‘Practice Makes Perfect?’ Well, Not Exactly…

When it comes to self-defense, practicing regularly is critical. We have all heard the term “muscle memory” as a way to convey the idea that our actions become intuitive. We react without conscious thought. But what really happens with consistent practice, whether shooting a pistol or kicking a field goal, is that we develop new neural pathways in our brain so that when things actually do go crazy, our reactions will be virtually automatic.

Without getting into the arcane language of psycho-motor science, just be assured that research has identified some basic parameters when it comes to practicing a skill (such as drawing and effectively deploying a handgun). We have learned that, in general, it takes about 300 repetitions of the same series of movements to begin the process of forming new neural connections in the brain (think of it as writing software for your mind).

Then, after about 3,000 repetitions, the neural connections are complex and sophisticated enough to become relatively permanent. After that, you need only regular maintenance sessions. However, if you fail to continue practicing on a regular basis, your performance will gradually decay, which is why it is called a perishable skill. Hence the expression, “Use it or lose it.”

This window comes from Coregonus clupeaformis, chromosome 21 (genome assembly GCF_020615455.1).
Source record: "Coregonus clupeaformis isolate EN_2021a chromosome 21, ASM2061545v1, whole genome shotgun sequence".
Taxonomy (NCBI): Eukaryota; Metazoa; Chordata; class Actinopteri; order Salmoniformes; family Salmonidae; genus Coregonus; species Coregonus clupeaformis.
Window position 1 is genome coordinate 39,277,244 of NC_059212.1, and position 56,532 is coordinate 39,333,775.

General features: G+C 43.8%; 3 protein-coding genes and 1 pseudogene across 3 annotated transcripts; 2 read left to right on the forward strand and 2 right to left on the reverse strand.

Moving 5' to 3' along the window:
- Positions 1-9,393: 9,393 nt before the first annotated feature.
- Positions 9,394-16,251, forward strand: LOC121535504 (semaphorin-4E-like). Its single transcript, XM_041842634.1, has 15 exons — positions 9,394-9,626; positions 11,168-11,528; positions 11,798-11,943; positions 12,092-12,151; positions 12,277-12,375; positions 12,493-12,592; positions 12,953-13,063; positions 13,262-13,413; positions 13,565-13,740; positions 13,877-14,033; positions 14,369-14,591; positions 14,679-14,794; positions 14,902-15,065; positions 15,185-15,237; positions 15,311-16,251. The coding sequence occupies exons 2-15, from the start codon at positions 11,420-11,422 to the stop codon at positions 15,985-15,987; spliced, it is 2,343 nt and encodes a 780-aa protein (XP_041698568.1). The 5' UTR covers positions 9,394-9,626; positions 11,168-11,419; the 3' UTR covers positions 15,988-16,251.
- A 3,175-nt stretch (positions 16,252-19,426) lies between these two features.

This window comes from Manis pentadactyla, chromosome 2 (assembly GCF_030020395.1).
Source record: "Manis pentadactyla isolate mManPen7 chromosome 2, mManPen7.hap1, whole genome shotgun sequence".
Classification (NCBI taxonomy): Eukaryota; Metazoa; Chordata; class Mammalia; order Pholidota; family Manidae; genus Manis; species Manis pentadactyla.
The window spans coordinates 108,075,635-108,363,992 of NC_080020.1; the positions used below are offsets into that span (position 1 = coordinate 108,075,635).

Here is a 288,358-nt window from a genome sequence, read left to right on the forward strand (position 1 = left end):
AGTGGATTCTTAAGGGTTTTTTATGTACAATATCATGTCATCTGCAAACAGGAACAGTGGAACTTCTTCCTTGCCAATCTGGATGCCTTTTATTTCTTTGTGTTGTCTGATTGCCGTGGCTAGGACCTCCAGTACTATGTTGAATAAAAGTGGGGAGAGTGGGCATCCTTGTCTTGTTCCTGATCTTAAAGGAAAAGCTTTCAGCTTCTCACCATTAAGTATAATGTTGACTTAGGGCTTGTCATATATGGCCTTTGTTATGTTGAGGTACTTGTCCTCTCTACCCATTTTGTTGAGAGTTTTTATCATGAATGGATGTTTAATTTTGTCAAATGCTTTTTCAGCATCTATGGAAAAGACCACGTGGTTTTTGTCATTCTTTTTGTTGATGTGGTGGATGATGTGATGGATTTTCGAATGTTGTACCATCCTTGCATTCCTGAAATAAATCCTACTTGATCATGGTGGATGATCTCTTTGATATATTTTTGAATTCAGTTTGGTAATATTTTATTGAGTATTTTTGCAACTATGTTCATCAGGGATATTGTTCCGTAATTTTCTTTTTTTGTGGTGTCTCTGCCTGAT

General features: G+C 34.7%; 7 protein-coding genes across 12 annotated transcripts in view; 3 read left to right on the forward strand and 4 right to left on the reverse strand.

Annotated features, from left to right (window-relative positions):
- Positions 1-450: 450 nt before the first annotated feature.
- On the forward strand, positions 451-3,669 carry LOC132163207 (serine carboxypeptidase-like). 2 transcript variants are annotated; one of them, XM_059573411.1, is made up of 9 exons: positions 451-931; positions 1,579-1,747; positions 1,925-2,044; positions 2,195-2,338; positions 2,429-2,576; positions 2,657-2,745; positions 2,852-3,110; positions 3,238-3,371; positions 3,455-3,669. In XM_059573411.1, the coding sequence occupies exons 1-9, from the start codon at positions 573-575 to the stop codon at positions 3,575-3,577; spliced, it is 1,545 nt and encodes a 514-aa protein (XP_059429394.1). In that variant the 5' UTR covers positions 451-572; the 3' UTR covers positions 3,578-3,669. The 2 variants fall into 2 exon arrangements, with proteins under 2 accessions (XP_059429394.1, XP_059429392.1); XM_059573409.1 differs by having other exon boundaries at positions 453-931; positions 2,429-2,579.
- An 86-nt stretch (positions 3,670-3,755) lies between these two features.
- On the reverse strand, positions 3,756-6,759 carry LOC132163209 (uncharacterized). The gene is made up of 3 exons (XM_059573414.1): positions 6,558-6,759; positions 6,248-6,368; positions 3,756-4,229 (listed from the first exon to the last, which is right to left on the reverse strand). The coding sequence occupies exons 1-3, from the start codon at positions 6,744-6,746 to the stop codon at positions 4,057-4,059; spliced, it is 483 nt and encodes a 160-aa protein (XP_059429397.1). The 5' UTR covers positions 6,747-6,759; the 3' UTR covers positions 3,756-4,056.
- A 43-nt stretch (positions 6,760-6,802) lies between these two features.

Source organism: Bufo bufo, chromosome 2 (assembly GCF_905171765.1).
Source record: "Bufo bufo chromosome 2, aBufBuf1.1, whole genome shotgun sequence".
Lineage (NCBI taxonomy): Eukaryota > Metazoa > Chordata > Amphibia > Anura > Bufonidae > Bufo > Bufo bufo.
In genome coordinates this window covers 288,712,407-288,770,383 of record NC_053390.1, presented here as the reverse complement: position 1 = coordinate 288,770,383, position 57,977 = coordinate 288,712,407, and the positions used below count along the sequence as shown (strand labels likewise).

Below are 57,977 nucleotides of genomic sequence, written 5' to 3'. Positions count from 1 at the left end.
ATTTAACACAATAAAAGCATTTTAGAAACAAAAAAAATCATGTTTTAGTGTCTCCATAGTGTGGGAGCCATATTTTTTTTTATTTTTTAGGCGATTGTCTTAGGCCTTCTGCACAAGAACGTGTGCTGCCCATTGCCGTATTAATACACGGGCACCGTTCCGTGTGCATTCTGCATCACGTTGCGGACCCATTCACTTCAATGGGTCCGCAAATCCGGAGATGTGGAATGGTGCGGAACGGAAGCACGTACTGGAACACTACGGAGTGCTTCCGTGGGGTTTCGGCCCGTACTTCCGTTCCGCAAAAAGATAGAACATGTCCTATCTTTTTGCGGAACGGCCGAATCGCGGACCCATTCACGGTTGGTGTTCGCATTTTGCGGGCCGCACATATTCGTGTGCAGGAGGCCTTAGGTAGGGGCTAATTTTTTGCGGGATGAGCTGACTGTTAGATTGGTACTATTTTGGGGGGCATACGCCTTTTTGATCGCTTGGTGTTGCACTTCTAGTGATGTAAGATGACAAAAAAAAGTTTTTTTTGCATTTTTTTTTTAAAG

True, if you have practiced regularly for a number of years and then slack off for six months or even a year or so, you will still be able to perform better than the person who never got to your level in the first place. But you will not be as fast and accurate as you would have been had you continued practicing all along.

It’s the same with top performers in sports. Take a racecar driver. Let’s assume he is the best of the best in his profession. But suppose he were to take a year or two off and never even get behind the wheel. Sure, he will still be able to drive rings around you and me, but he would not be anywhere near the top of his game the first time he returned to the track.

This is why we always encourage those who carry firearms for self-defense to practice regularly. We also encourage you to regularly get training from someone who understands the differences between target shooting (or hunting) and preparing for defensive scenarios. And then, make sure your practice precisely mimics the moves you will use during a violent encounter. Why? Because the unfortunate reality is that regularly practicing bad habits will embed them into your brain just as surely as practicing good habits. Most of us have seen a police shooting report in which an officer did things such as cock a revolver before each shot or run around picking up his empty brass casings immediately following a shooting.

So, get trained — the right way. Then, make every effort to practice properly. We also strongly encourage practicing certain skills at home, things such as drawing from concealment, dry-firing, clearing malfunctions and so on. And remember, when practicing reloading an auto-pistol, let the empty mag drop free; that’s what you should do in real life. If you’re worried about dinging your mags, do it over a carpet or old rug.

Finally, when practicing any technique, start slowly, working first on achieving perfect form, but then increase the speed until your movements are both precise and fast. Regular, disciplined practice will prepare you for that day we all hope never comes.

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